While the state government has rubbished claims it is considering a "budget" alternative to major regional rail infrastructure, advocates are pushing for a tunnel as an indispensable part of any future airport rail link to serve Ballarat and Geelong.
A state government spokesperson said Saturday's report, which said the government was looking at a proposal to use existing lines between Southern Cross and Sunshine for the airport link, was "incorrect".
"The media reports on the weekend are incorrect," they said.
"The Andrews Labor Government has always backed a Sunshine alignment because of the benefits it delivers for regional Victorians - this decision was later backed by the Commonwealth."
However the statement stopped short of committing to the option preferred by Ballarat transport advocates.
"It is standard practice for all business cases to consider options," it read.
Representatives from communities across western Victoria have been pushing for a tunnel linking Sunshine or western Footscray to Southern Cross to unlock faster trains and direct services between Melbourne and Geelong, Ballarat, and Bendigo.
The airport rail link project could also be part of this, separating the trains from metropolitan services as the population grows.
In May, a group of councils and organisations led by the City of Greater Geelong released the Stronger Together report, calling for electrified fast rail to regional centres.
The report emphasised this could be built in tandem with the airport link, but if done separately, could 'lock out' regional Victoria.
The state government committed $100 million to develop the Western Rail Plan, prioritising electrification to Melton and Wyndham Vale.
On the state government's website, additional tracks between Sunshine and the city are also in the plan,"to cater for faster and more frequent metro and regional trains. This would most likely be a new tunnel that would be part of Melbourne Airport Rail".
Ballarat rail advocate Nick Beale, long known as 59 Minute Nick for his lobbying for a sub-hour service to the city, said the tunnel needed to remain on the table.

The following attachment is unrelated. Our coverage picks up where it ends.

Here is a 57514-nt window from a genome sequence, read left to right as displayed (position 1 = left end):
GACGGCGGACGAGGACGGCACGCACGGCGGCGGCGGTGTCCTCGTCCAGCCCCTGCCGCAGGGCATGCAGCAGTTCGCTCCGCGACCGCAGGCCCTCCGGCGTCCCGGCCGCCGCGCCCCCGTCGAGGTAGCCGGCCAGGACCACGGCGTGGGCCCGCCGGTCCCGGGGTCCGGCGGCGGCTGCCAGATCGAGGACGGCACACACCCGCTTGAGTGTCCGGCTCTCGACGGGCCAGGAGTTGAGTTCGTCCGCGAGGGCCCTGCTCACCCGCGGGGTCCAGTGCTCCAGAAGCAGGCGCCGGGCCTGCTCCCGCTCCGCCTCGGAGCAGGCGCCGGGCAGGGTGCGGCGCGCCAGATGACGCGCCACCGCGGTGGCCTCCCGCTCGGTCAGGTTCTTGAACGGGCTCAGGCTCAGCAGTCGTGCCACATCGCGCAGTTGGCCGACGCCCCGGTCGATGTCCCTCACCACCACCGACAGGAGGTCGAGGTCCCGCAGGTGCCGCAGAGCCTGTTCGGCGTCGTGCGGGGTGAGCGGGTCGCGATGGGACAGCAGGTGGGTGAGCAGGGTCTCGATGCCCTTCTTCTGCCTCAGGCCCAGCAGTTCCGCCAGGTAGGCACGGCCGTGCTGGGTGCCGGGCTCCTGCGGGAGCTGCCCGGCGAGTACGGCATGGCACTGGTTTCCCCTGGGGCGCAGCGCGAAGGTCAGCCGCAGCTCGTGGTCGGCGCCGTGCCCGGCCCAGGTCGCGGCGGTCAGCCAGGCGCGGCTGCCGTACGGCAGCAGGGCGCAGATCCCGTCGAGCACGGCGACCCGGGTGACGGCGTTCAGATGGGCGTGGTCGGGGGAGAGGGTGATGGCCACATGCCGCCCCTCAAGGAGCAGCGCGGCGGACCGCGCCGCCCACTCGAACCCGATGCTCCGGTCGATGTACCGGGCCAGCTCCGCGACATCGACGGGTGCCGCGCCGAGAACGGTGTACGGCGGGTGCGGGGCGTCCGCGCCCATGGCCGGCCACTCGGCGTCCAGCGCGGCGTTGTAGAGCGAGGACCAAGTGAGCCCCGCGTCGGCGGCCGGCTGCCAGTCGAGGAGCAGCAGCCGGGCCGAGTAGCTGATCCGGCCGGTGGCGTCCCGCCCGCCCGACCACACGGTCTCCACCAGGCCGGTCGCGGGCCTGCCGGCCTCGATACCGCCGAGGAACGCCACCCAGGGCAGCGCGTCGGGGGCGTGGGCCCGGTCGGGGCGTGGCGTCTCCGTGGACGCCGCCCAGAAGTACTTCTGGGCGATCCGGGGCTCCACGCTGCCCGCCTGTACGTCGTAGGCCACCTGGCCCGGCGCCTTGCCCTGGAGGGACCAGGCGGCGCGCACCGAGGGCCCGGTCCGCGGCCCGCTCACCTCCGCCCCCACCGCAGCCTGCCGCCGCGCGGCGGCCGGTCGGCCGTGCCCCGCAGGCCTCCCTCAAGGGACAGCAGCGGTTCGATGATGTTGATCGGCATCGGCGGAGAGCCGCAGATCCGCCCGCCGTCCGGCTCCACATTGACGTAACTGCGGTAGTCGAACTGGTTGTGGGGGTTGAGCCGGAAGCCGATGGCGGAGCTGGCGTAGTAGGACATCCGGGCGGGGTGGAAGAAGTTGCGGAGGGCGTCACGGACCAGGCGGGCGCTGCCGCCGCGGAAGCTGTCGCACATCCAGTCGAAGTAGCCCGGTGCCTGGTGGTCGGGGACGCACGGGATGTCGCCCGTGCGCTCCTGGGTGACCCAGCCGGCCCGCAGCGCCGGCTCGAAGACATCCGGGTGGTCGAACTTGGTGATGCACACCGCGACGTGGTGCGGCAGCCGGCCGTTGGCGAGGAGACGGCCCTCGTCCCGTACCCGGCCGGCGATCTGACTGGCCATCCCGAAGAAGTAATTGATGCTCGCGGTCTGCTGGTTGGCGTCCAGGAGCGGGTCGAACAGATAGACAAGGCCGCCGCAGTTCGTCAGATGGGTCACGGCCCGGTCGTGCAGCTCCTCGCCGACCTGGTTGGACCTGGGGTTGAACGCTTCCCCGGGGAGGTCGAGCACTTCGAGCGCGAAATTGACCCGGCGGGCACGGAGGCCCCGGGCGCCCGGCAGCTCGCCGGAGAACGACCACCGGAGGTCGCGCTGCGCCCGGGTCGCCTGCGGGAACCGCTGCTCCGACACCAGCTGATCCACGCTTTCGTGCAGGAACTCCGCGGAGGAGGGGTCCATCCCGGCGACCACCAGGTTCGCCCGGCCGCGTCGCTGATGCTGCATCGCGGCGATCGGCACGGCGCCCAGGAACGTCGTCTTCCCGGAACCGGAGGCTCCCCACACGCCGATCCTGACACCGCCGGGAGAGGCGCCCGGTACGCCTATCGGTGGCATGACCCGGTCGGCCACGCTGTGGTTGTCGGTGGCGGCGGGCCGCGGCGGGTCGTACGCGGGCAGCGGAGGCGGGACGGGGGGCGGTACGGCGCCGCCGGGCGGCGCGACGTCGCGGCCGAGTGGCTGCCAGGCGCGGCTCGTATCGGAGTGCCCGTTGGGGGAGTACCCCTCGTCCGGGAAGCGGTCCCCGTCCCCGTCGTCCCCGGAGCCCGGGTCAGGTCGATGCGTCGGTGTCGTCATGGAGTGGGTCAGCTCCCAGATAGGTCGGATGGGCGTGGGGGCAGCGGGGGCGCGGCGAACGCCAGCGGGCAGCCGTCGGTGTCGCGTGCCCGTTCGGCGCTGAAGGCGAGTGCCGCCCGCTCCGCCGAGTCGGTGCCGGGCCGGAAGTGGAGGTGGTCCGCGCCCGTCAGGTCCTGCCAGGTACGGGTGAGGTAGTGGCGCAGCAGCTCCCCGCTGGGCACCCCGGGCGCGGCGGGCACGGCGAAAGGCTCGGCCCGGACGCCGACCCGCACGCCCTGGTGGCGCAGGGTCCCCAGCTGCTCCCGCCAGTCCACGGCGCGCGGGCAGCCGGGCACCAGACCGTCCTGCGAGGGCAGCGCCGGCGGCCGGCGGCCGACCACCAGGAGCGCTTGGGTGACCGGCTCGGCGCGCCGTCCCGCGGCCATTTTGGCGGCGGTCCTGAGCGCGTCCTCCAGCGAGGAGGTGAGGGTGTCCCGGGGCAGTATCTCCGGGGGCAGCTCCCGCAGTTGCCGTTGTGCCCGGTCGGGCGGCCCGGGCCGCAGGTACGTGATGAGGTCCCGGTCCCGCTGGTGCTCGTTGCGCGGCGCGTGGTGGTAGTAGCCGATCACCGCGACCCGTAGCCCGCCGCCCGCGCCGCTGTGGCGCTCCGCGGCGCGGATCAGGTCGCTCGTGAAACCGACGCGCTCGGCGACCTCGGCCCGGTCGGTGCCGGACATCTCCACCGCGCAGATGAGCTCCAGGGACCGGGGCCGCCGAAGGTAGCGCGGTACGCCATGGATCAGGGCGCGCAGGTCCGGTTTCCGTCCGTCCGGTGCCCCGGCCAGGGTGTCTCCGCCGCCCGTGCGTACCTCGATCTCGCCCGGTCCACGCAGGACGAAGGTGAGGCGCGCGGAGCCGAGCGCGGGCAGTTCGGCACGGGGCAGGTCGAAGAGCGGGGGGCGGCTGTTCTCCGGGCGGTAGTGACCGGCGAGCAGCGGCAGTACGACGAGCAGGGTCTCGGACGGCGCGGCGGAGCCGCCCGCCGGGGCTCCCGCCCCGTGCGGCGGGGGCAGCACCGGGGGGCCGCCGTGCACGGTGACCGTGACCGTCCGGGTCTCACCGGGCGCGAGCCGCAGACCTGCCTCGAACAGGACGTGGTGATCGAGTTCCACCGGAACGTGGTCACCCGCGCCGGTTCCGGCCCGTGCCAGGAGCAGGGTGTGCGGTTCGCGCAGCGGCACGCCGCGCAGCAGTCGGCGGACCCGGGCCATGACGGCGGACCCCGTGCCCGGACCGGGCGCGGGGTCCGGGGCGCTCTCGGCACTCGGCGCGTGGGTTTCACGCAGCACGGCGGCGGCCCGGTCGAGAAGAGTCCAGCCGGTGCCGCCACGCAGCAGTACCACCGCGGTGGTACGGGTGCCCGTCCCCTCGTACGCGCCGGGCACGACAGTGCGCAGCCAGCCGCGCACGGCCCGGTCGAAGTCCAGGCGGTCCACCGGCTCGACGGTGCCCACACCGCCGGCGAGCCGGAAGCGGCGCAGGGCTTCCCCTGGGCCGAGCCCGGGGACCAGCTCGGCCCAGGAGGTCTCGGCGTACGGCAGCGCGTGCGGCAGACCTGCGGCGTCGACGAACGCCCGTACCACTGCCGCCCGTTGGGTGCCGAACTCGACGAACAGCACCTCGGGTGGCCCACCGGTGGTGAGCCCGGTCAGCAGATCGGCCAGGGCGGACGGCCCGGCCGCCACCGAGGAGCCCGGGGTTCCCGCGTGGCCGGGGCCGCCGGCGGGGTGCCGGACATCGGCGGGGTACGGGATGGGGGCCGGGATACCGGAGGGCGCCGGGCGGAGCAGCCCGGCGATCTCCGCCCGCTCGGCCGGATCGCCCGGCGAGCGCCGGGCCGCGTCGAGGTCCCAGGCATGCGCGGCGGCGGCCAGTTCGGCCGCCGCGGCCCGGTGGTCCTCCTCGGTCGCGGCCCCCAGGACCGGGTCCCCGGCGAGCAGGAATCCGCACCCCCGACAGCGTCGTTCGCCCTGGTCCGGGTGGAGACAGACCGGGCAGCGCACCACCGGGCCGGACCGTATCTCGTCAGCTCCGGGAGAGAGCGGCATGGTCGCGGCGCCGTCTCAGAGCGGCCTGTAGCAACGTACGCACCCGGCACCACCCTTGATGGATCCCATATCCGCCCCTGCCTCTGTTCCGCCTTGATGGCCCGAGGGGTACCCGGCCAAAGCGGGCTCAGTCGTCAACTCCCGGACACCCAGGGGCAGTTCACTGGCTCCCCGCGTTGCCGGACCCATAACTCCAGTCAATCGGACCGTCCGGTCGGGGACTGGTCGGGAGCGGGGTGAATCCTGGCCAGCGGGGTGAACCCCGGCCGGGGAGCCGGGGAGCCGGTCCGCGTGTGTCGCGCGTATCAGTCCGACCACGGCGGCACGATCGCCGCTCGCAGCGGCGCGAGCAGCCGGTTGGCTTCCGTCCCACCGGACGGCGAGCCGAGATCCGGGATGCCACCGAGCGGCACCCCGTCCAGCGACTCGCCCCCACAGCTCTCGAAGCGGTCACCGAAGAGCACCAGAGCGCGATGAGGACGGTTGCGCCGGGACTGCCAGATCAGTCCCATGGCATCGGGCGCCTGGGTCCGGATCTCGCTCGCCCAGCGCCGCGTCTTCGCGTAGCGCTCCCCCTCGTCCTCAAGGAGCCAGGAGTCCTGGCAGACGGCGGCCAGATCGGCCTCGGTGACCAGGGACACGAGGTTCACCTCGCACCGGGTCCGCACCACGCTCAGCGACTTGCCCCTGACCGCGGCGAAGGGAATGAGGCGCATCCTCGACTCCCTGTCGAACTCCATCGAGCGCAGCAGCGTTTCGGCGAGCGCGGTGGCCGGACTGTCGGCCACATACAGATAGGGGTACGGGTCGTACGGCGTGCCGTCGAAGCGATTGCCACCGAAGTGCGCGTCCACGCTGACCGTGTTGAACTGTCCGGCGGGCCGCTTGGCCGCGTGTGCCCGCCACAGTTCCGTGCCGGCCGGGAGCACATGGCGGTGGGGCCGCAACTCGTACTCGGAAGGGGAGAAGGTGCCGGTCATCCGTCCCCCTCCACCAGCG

"It is a welcome message from the state government to reinforce the fact that the Sunshine option is still firmly in place," he said.
"The only issue at stake is whether there would be a tunnel or not heading into Southern Cross - Ballarat, and regional cities, still believe that it is critical for a tunnel to be built as the current squeeze on space into Southern Cross means it is impossible to see how any other lines could be put in.
"This is an investment for the next century, and it needs to be done right."
The Committee for Ballarat's chief executive, Michael Poulton, is acutely aware of the commute between Ballarat and Melbourne - he did it for 13 years.
He said there are benefits for the entire state if the right planning was done now, but a tunnel was "an absolutely critical piece of infrastructure".
"It's a game-changer in terms of regional rail, it opens up that corridor that is currently closed off to regional rail," he said, adding longer-term vision was needed.
"From our perspective, it's not the silver bullet, and it's one way of being able to relieve congestion in Melbourne and improve train travel, but it goes back to the regional network - we should be also considering inter-city links between Geelong and Ballarat, and Ballarat and Bendigo.
"A truly regional approach is city to city that includes Melbourne, but is not exclusively Ballarat to Melbourne, it shouldn't be seen as an either-or."
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